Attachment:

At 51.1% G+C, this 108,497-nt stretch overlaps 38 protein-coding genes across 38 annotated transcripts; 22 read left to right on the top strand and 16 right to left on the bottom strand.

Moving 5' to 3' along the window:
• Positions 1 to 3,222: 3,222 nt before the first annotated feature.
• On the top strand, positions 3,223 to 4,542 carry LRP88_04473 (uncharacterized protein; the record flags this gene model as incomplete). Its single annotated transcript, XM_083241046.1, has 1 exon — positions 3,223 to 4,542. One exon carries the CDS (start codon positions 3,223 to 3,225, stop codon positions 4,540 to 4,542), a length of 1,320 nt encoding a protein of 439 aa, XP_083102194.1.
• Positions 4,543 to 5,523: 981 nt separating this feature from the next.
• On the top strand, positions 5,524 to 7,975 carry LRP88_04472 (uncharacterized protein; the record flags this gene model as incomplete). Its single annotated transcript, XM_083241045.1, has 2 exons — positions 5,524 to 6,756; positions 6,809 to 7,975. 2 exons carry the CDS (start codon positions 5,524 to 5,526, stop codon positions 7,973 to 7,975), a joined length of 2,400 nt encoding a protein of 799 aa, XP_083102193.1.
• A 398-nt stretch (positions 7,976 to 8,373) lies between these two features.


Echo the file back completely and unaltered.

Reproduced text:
At 51.1% G+C, this 108,497-nt stretch overlaps 38 protein-coding genes across 38 annotated transcripts; 22 read left to right on the top strand and 16 right to left on the bottom strand.

Moving 5' to 3' along the window:
• Positions 1 to 3,222: 3,222 nt before the first annotated feature.
• On the top strand, positions 3,223 to 4,542 carry LRP88_04473 (uncharacterized protein; the record flags this gene model as incomplete). Its single annotated transcript, XM_083241046.1, has 1 exon — positions 3,223 to 4,542. One exon carries the CDS (start codon positions 3,223 to 3,225, stop codon positions 4,540 to 4,542), a length of 1,320 nt encoding a protein of 439 aa, XP_083102194.1.
• Positions 4,543 to 5,523: 981 nt separating this feature from the next.
• On the top strand, positions 5,524 to 7,975 carry LRP88_04472 (uncharacterized protein; the record flags this gene model as incomplete). Its single annotated transcript, XM_083241045.1, has 2 exons — positions 5,524 to 6,756; positions 6,809 to 7,975. 2 exons carry the CDS (start codon positions 5,524 to 5,526, stop codon positions 7,973 to 7,975), a joined length of 2,400 nt encoding a protein of 799 aa, XP_083102193.1.
• A 398-nt stretch (positions 7,976 to 8,373) lies between these two features.